Future options

That don't break the bank. David Porter advises
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The Independent Online
T he turmoil in global stock markets over the past two weeks understandably makes investors think about how to lock in gains without necessarily dumping shares or triggering a liability to capital gains tax.

Until then the London stock market had been within spitting distance of its all-time high. The last interest rate cut should have stabilised London shares for a bit longer. But that was completely overshadowed by plunging markets on Wall Street. London markets followed the US stock market fall causing investors to revise views on where they think shares will head now. A general election is looming - another dampening factor.

Some may conclude that the negatives outweigh the positives - that shares are due for another dive. The bulls have had a good run. Over the past 12 months investors have seen the values of share portfolios soar. Over that time the FT-SE 100 index, comprising shares in Britain's largest companies, has risen almost 20 per cent.

Can investors lock in some profit so that if the bears gain the upper hand they do not lose all of their hard-earned gains? They could sell some shares. That takes nerve as they will lose out if the bullish noises from some quarters turn out to be right. As well as ruling out any further capital gain they would also lose dividend income generated from the shares. Selling shares could also increase an investor's tax burden. Gains up to pounds 6,000 in this tax year are exempt from capital gains tax. But if an investor is already close to breaching that limit before the end of the tax year on 5 April then any sales will probably incur extra tax.

Traded options offer one possible answer to investors' prayers. Tony Hawes, manager of equity products at the London International Financial Futures and Options Exchange (Liffe) thinks they should feature in most investors' financial planning toolkits. "Buying a `put' option guarantees a minimum sale price on 68 of the most actively traded shares," he says.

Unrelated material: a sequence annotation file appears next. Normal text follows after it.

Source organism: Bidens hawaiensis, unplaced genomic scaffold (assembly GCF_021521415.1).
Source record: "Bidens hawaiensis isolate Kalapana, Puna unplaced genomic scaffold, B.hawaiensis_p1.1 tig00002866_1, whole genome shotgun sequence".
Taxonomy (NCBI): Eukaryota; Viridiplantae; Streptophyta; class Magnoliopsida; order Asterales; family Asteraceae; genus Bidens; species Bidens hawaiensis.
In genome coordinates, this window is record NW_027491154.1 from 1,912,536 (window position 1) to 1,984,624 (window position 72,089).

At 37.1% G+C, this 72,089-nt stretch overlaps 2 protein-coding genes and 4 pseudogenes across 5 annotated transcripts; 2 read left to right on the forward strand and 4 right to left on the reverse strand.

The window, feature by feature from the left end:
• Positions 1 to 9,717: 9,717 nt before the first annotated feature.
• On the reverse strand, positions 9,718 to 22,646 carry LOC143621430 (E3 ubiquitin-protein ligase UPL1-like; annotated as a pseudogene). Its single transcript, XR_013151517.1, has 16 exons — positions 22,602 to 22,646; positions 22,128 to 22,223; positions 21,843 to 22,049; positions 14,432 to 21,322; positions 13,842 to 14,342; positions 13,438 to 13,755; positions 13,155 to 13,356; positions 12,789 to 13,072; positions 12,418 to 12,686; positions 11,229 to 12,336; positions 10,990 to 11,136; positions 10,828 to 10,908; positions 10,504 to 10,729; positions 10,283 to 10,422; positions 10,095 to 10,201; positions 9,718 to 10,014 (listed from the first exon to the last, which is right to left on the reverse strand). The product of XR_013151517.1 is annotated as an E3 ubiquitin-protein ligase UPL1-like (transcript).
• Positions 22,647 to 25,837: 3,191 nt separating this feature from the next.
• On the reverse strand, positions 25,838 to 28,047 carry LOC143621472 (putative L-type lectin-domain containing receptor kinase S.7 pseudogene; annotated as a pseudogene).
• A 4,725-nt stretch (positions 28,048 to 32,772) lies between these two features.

First investors should look to see whether any of their shares feature in the 68 on which options can be bought and sold. To do this they can either ring their stockbroker or examine the statistics pages of the Financial Times at the local library.

Principally, the 68 are the UK's largest quoted companies and range from supermarket group Asda to pharmaceuticals giant Zeneca.

Traded options are a bit complicated at first glance. That is why Liffe runs training courses up and down the country for investors. But for each of the 68 most traded shares there are two types of contract on offer: a "call option" giving the buyer a right to buy shares at a set price on a fixed future date; or a "put option" giving the buyer a right to sell shares at a specified price on a fixed date in the future.

A contract would cover "put" and "call" options on lots of 1,000 in the 68. Like the shares they shadow the price of a "put" or a "call" change daily.

So now for some recent examples of how "put" options could be put to work. Take Barclays Bank shares, currently trading a little over 720p. They have risen strongly from a low of 550p over the past year. This could prompt some investors to take out a "put" option to guarantee a minimum sale price. Currently buying a put option at 700p (that expires mid-June) would cost 14p for each Barclays share, effectively locking the sale price at 686p (700p less the cost of option, 14p). Locking in a sale price at 750p would cost 39p a share so the rock bottom price that the investor can expect per Barclays share is 711p, although don't forget about the other costs involved (see below). In the case of a "put" option the contract becomes worthless if at expiry the exercise price is below that prevailing on the shares in the stock market.

Take another good performing share over the past year - Zeneca. Shares in this drugs giant were changing hands around 1,340p last Thursday. They have risen from a low of 840p in the past year. Locking in at 1,300p would cost 16p per share so the minimum guaranteed price that investors can expect at the end of the term in mid-April is 1,284p per Zeneca share. The cost of a "put" contract over 1,000 shares would be pounds 160 (1,000 shares at the option price 16p) but there would be stockbrokers' commission (probably a minimum pounds 20 to pounds 25). Stockbrokers normally charge a nominal sum of pounds 1 to pounds 2 on top for arranging each option contract.

At any stage during the fixed term, right up to the day of expiry, the option can be sold, but investors would incur dealing costs. The other choice open to investors is to exercise the option to sell shares, although once again stockbroker dealing costs would be triggered.

The Liffe market is sometimes viewed as a gambler's paradise. But here it is providing a useful investor service that can prove to be highly relevant towards the end of a tax year - more so this year given the spectacular rise of the stock market.In effect it is providing what amounts to an insurance service for investors in these uncertain times.

For an explanatory booklet on the Liffe market and how options work telephone 0171-379 2486. Details are also available over the Internet. Liffe's web site address is http:\\www.liffe.com

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